GLASGOW, Scotland (Reuters) - If U.S. President Donald Trump was inclined to be tentative when raising election meddling with Russian President Vladimir Putin on Monday, the indictment of 12 Russian intelligence officers with hacking in 2016 has made that approach a much harder sell.
A federal grand jury on Friday alleged that officers of Russia’s military intelligence agency, the GRU, secretly monitored computers and stole data from the campaign of Trump’s former rival, Democratic presidential candidate Hillary Clinton.
The charges put an even greater spotlight on Trump’s treatment of Putin, who has denied making efforts to intervene in the U.S. election that Trump, a Republican, unexpectedly won.
Trump has called the investigation into whether his campaign colluded with Moscow a “witch hunt” and has shown an eagerness to get along with his Russian counterpart, repeatedly referring to the former KGB leader’s denials of such behavior.
“Trump has maybe a little less room to maneuver if he wants to downplay the issue or pretend that it’s not real,” said Jeffrey Mankoff, a Russia expert at the Washington-based Center for Strategic and International Studies.
Trump has said he plans to raise the issue. When asked at a news conference in Britain on Friday whether he would tell Putin to stay out of U.S. elections, Trump said “yes.”
But the president indicated he did not expect much progress on the issue. “I will absolutely bring that up,” Trump told reporters. “I don’t think you’ll have any ‘Gee, I did it. I did it. You got me.’”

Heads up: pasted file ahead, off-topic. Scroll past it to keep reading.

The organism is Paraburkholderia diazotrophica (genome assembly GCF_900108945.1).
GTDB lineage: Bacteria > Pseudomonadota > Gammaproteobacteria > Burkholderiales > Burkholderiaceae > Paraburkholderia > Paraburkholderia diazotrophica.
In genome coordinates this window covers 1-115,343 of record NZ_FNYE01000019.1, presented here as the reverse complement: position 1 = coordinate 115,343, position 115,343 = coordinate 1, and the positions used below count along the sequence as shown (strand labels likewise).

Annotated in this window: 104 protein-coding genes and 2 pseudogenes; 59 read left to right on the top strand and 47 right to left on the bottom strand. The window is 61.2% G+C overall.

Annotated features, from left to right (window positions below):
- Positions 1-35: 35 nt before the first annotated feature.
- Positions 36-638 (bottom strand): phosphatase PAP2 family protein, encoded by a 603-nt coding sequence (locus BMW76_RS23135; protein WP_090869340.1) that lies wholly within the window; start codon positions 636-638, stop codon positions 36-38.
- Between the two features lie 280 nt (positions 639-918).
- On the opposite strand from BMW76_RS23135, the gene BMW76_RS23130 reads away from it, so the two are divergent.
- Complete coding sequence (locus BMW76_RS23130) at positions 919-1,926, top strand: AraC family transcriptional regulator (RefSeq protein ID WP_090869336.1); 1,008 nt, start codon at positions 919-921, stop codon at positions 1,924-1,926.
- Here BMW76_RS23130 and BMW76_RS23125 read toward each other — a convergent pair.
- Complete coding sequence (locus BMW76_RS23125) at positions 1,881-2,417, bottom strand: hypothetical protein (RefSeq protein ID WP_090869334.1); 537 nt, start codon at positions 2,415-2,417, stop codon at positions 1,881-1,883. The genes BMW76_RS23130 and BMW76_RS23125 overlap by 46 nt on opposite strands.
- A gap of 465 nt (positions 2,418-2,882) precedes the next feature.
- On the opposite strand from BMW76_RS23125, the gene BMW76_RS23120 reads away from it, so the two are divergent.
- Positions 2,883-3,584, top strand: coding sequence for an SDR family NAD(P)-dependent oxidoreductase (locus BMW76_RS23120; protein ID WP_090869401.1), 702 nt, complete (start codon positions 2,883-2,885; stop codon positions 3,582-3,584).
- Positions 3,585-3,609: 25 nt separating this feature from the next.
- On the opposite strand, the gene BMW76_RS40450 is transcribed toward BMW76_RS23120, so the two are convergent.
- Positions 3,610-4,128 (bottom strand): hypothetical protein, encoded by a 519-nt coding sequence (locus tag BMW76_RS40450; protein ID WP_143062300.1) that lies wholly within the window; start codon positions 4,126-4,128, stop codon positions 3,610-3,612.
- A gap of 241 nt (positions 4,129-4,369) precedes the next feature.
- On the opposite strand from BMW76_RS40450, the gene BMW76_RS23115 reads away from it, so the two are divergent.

Critics said they were skeptical Trump would press the issue at all, despite the indictments.
“Even with today’s news, we can expect Trump to raise Putin’s attack on our democracy in a passing, perfunctory way before again taking - or at least claiming to take - Putin’s denials at face value,” said Ned Price, a former national security council spokesman for President Barack Obama.
Democratic lawmakers urged Trump to cancel the get-together with Putin. The president is spending the weekend at his golf property in Scotland before leaving on Sunday for Helsinki, where the meeting is scheduled to take place.
The White House said the release of the charges would not affect the summit.
“The announcement has no impact on Monday’s meeting,” said Garrett Marquis, a spokesman for the White House National Security Council.
But the meeting, and the extent of Trump’s emphasis on election meddling, could highlight a divide between him and his own advisers, not to mention other Republicans, about the seriousness of Russia’s activities.
Defense Secretary Jim Mattis and national security adviser John Bolton, at least prior to joining the White House, have both been more critical of Moscow than the president they serve. And the administration’s broader policy toward Russia is harsher than the rhetoric employed by Trump, who recently suggested that Moscow be readmitted to what is now the Group of Seven, since Russia was kicked out of the bloc of industrialized countries for annexing Crimea from Ukraine.
“The administration has a pretty good policy towards Russia, just the president doesn’t agree with it,” said Michael McFaul, a former U.S. ambassador to Russia under Obama. “I can’t remember a foreign policy debate that had this kind of disconnect between the president and literally every other person in his administration.”
Additional reporting by Roberta Rampton and James Oliphant in Washington; Editing by Leslie Adler